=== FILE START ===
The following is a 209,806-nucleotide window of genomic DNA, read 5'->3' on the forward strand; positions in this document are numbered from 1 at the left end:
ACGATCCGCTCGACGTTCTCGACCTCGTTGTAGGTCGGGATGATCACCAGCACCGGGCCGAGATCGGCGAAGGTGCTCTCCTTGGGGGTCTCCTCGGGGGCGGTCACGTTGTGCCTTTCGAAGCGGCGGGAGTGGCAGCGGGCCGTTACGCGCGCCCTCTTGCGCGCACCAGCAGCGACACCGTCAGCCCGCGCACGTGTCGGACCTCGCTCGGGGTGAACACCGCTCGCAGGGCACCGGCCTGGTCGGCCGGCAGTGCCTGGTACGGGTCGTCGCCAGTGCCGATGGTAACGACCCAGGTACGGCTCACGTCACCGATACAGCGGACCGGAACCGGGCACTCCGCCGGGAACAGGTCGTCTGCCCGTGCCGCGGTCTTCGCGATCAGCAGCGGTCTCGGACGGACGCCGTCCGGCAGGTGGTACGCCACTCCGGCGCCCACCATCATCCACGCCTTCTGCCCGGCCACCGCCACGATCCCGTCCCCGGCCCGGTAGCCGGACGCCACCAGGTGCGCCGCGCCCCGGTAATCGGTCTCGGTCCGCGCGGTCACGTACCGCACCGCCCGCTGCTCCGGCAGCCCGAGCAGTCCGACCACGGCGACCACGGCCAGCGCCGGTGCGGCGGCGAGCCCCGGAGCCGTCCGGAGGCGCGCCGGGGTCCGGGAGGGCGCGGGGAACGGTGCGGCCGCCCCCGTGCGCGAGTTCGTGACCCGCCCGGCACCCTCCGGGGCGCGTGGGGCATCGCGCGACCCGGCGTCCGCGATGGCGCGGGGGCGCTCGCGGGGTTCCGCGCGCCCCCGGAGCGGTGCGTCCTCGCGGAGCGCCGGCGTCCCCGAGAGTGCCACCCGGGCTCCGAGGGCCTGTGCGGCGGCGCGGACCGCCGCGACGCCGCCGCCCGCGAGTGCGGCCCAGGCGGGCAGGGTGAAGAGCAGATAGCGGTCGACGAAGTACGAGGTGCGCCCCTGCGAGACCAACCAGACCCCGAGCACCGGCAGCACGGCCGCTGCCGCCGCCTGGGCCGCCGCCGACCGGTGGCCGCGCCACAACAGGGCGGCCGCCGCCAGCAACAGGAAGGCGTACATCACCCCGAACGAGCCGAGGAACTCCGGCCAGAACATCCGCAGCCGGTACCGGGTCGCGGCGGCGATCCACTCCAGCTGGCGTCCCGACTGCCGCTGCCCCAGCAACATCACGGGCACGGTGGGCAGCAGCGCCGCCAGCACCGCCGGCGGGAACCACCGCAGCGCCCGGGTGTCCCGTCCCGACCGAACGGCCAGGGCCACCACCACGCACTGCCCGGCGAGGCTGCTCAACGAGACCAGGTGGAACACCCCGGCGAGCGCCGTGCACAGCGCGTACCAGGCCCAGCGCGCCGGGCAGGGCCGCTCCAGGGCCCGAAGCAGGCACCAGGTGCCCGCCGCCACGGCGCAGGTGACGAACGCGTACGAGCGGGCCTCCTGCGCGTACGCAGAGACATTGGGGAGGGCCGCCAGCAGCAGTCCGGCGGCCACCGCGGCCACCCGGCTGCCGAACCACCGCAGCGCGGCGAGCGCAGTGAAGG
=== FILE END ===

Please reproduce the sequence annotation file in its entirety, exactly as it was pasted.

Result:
The following is a 209,806-nucleotide window of genomic DNA, read 5'->3' on the forward strand; positions in this document are numbered from 1 at the left end:
ACGATCCGCTCGACGTTCTCGACCTCGTTGTAGGTCGGGATGATCACCAGCACCGGGCCGAGATCGGCGAAGGTGCTCTCCTTGGGGGTCTCCTCGGGGGCGGTCACGTTGTGCCTTTCGAAGCGGCGGGAGTGGCAGCGGGCCGTTACGCGCGCCCTCTTGCGCGCACCAGCAGCGACACCGTCAGCCCGCGCACGTGTCGGACCTCGCTCGGGGTGAACACCGCTCGCAGGGCACCGGCCTGGTCGGCCGGCAGTGCCTGGTACGGGTCGTCGCCAGTGCCGATGGTAACGACCCAGGTACGGCTCACGTCACCGATACAGCGGACCGGAACCGGGCACTCCGCCGGGAACAGGTCGTCTGCCCGTGCCGCGGTCTTCGCGATCAGCAGCGGTCTCGGACGGACGCCGTCCGGCAGGTGGTACGCCACTCCGGCGCCCACCATCATCCACGCCTTCTGCCCGGCCACCGCCACGATCCCGTCCCCGGCCCGGTAGCCGGACGCCACCAGGTGCGCCGCGCCCCGGTAATCGGTCTCGGTCCGCGCGGTCACGTACCGCACCGCCCGCTGCTCCGGCAGCCCGAGCAGTCCGACCACGGCGACCACGGCCAGCGCCGGTGCGGCGGCGAGCCCCGGAGCCGTCCGGAGGCGCGCCGGGGTCCGGGAGGGCGCGGGGAACGGTGCGGCCGCCCCCGTGCGCGAGTTCGTGACCCGCCCGGCACCCTCCGGGGCGCGTGGGGCATCGCGCGACCCGGCGTCCGCGATGGCGCGGGGGCGCTCGCGGGGTTCCGCGCGCCCCCGGAGCGGTGCGTCCTCGCGGAGCGCCGGCGTCCCCGAGAGTGCCACCCGGGCTCCGAGGGCCTGTGCGGCGGCGCGGACCGCCGCGACGCCGCCGCCCGCGAGTGCGGCCCAGGCGGGCAGGGTGAAGAGCAGATAGCGGTCGACGAAGTACGAGGTGCGCCCCTGCGAGACCAACCAGACCCCGAGCACCGGCAGCACGGCCGCTGCCGCCGCCTGGGCCGCCGCCGACCGGTGGCCGCGCCACAACAGGGCGGCCGCCGCCAGCAACAGGAAGGCGTACATCACCCCGAACGAGCCGAGGAACTCCGGCCAGAACATCCGCAGCCGGTACCGGGTCGCGGCGGCGATCCACTCCAGCTGGCGTCCCGACTGCCGCTGCCCCAGCAACATCACGGGCACGGTGGGCAGCAGCGCCGCCAGCACCGCCGGCGGGAACCACCGCAGCGCCCGGGTGTCCCGTCCCGACCGAACGGCCAGGGCCACCACCACGCACTGCCCGGCGAGGCTGCTCAACGAGACCAGGTGGAACACCCCGGCGAGCGCCGTGCACAGCGCGTACCAGGCCCAGCGCGCCGGGCAGGGCCGCTCCAGGGCCCGAAGCAGGCACCAGGTGCCCGCCGCCACGGCGCAGGTGACGAACGCGTACGAGCGGGCCTCCTGCGCGTACGCAGAGACATTGGGGAGGGCCGCCAGCAGCAGTCCGGCGGCCACCGCGGCCACCCGGCTGCCGAACCACCGCAGCGCGGCGAGCGCAGTGAAGG